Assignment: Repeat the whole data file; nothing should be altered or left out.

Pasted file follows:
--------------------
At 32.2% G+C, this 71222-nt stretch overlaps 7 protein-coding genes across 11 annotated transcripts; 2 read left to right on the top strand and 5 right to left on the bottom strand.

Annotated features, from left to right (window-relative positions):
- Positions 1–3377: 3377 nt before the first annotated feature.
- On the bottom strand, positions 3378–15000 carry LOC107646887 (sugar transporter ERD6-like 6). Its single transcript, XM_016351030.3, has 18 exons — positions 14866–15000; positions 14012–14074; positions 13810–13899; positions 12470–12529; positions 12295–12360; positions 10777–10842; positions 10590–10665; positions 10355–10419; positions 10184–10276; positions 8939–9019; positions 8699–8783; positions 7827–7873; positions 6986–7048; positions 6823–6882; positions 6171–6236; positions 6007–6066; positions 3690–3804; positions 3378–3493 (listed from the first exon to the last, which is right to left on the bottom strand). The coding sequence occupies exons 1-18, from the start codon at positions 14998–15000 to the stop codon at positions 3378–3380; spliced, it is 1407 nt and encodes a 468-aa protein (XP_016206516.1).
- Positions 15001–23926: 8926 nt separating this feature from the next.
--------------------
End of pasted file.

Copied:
At 32.2% G+C, this 71222-nt stretch overlaps 7 protein-coding genes across 11 annotated transcripts; 2 read left to right on the top strand and 5 right to left on the bottom strand.

Annotated features, from left to right (window-relative positions):
- Positions 1–3377: 3377 nt before the first annotated feature.
- On the bottom strand, positions 3378–15000 carry LOC107646887 (sugar transporter ERD6-like 6). Its single transcript, XM_016351030.3, has 18 exons — positions 14866–15000; positions 14012–14074; positions 13810–13899; positions 12470–12529; positions 12295–12360; positions 10777–10842; positions 10590–10665; positions 10355–10419; positions 10184–10276; positions 8939–9019; positions 8699–8783; positions 7827–7873; positions 6986–7048; positions 6823–6882; positions 6171–6236; positions 6007–6066; positions 3690–3804; positions 3378–3493 (listed from the first exon to the last, which is right to left on the bottom strand). The coding sequence occupies exons 1-18, from the start codon at positions 14998–15000 to the stop codon at positions 3378–3380; spliced, it is 1407 nt and encodes a 468-aa protein (XP_016206516.1).
- Positions 15001–23926: 8926 nt separating this feature from the next.